Well, the filling is important too. But in this post, just in time for Thanksgiving, we’re focusing on crust.
And a song that has been stuck in my head for weeks.
The following things top my list of fears: sharks, bears, spiders, making pie crust and fake hair pieces (don’t ask). If I were ever to get caught in the storyline of Stephen King’s It, the fear scenario would include me in a mall with hundreds of those hair-piece kiosks while being chased by a bear toward a fountain filled with sharks as I tried to make a pie crust. I don’t know where the spiders would fit in but they’d be there.
I’m proud to say that over the summer I conquered one of those fears. And it isn’t the one about the fake hair.
During baking class we spent a week on pie crusts. While we’d already learned the important “cutting-in” technique that combines the butter into the flour (snapping the butter and flour with your finger-tips), it was the discussion of pie-crust philosophy that helped make things click in my brain.
Butter is good for flavor. Shortening or other 100% based solid fat is good for flakiness.
The deal with butter is that it isn’t 100% fat. It also contains water. Generally speaking, the higher quality the butter, the lower the water percentage. Water plus gluten (by way of flour) equals chew. So the goal with pie crust is to optimize both flavor and flake.
Which is where the vodka comes in. And, I don’t just mean the cocktail I suggest you drink while making pie crust. I’d heard about people who incorporated vodka into their pie dough and asked about it in class. The instructor explained that the alcohol works as a sort of drying agent and the vodka is tasteless when it bakes-off. So, the theory is that by replacing some or all of the water in a recipe with vodka the flakiness of the dough is potentially heightened.
This, I had to try. I replaced half of the water with vodka. And went 100% butter.
The results of the trial were successful. Always one to follow the scientific method, I tried it several more times across the summer, all with consistently flakey and tasty crust.
Even the next day.
The other thing that has helped to eliminate my fear of pie crust is that I’ve gotten over whatever prejudice I had in my head about using the food processor to cut the butter into the dry ingredients. Pie crust is pretty easy by hand. It’s a snap with a food processor.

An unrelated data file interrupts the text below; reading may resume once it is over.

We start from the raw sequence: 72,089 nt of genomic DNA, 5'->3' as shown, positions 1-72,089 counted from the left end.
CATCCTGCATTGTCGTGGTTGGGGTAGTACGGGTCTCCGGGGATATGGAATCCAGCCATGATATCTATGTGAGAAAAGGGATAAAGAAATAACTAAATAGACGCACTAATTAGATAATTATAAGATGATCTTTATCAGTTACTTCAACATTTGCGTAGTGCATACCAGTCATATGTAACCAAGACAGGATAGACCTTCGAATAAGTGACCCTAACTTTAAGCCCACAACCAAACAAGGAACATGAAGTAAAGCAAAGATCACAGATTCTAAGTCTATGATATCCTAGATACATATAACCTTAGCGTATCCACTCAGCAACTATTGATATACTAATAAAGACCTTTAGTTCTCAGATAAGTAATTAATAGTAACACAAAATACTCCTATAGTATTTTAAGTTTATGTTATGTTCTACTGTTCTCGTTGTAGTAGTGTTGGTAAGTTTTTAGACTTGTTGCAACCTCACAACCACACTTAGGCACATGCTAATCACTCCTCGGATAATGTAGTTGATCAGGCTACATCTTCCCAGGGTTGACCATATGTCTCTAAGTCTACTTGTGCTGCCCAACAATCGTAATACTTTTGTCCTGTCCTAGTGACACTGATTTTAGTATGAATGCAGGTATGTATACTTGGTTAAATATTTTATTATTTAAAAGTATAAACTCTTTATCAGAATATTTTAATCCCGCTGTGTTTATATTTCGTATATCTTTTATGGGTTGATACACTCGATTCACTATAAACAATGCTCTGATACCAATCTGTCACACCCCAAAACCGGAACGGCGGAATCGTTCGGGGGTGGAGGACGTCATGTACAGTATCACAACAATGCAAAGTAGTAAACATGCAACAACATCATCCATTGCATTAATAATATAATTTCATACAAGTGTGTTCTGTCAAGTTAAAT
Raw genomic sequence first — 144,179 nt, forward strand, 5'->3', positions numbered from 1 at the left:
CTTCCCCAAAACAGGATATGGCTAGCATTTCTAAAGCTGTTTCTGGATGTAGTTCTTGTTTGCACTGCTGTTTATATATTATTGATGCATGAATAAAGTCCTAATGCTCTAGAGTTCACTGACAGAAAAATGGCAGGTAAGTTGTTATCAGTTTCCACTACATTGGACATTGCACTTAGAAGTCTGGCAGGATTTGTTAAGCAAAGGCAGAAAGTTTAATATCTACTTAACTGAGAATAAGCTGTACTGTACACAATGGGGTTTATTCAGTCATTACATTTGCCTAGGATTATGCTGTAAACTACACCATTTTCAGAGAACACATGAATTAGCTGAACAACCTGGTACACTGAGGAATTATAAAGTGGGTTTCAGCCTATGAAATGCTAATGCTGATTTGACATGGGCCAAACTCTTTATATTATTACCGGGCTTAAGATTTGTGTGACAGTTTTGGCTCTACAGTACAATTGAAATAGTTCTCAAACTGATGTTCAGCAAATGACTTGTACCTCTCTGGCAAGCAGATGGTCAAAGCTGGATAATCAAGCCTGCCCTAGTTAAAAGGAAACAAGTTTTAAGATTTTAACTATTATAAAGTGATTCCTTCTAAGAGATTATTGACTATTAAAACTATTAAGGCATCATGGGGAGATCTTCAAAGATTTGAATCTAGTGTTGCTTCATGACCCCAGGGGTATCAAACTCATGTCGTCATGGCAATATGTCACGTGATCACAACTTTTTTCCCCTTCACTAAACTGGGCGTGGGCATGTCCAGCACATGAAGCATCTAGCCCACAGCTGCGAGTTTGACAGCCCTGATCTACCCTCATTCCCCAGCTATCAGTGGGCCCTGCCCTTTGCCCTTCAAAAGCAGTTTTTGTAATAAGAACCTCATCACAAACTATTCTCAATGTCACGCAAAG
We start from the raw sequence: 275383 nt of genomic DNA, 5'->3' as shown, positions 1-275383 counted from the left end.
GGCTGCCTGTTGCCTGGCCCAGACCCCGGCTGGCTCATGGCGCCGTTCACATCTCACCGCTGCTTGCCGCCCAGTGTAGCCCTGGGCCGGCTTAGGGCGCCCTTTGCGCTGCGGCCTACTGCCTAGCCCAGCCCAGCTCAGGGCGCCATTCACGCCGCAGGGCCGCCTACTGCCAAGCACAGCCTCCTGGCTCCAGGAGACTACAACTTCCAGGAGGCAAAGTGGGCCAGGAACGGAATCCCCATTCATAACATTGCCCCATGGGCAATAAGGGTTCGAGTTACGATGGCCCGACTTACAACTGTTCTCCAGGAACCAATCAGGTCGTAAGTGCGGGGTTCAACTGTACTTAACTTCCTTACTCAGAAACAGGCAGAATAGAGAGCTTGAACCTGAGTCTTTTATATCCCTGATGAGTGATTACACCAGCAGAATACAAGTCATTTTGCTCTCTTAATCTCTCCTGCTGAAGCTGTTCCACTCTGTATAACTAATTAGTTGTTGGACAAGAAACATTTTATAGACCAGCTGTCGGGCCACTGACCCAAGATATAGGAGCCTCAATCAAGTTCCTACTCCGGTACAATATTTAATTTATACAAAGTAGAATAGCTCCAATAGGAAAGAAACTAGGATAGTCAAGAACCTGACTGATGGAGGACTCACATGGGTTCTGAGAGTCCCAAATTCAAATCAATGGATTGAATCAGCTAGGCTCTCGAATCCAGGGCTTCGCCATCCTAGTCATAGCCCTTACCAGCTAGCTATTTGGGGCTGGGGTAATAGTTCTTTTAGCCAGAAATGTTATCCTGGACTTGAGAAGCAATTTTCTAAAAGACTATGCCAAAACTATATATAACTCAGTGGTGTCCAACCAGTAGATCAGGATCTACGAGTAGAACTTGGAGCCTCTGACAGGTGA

So my friends, do not fear those holiday pies!
Soundtrack: Do I really need to spell it out?
adapted from Cooks Illustrated
this makes a double crust
- 2 1/2 (12 1/2 ounces) all-purpose flour
- 2 TBS sugar
- 1 tsp salt
- 20 TBS (1 pound 4 ounces or 5 sticks) unsalted butter, cut into 1/4-inch pieces and frozen
- 1/4 C (2 ounces) vodka, chilled (I keep a bottle in the freezer for this and the impromptu Moscow Mule)
- 1/4 C ice water
- Process flour, sugar and salt in food processor until combined. If you decide to go old school and do this by hand, whisk together ingredients in a large bowl.
- Scatter butter in processor bowl and pulse until butter cuts-in and is reduced to pea-to-lima bean size. You want visible pieces of butter. If doing by hand, using the tips of your fingers only, snap the butter into the flour, shaking the bowl every once in a while so that the larger pieces rise to the top.
- Sprinkle-in all of the vodka and half of the water, pulse so that the dough starts to come together. If the dough is dry, add-in the remaining water one TBS at-a-time until the dough barely holds together–it’s okay if you have crumbly pieces you don’t want an actual dough. If doing by hand, sprinkle vodka and half the water over the flour-butter mixture and, using clean hands, gather the dough together, working gently adding in the remaining water as needed.
- Whether working by hand or processor, dump dough out on to a floured surface. Split it in half and push each half into a 4-inch disk (still okay, in fact it’s good if the dough barely holds together. Wrap each disk in plastic wrap and refrigerate at least an hour before rolling-out and proceeding with your pie.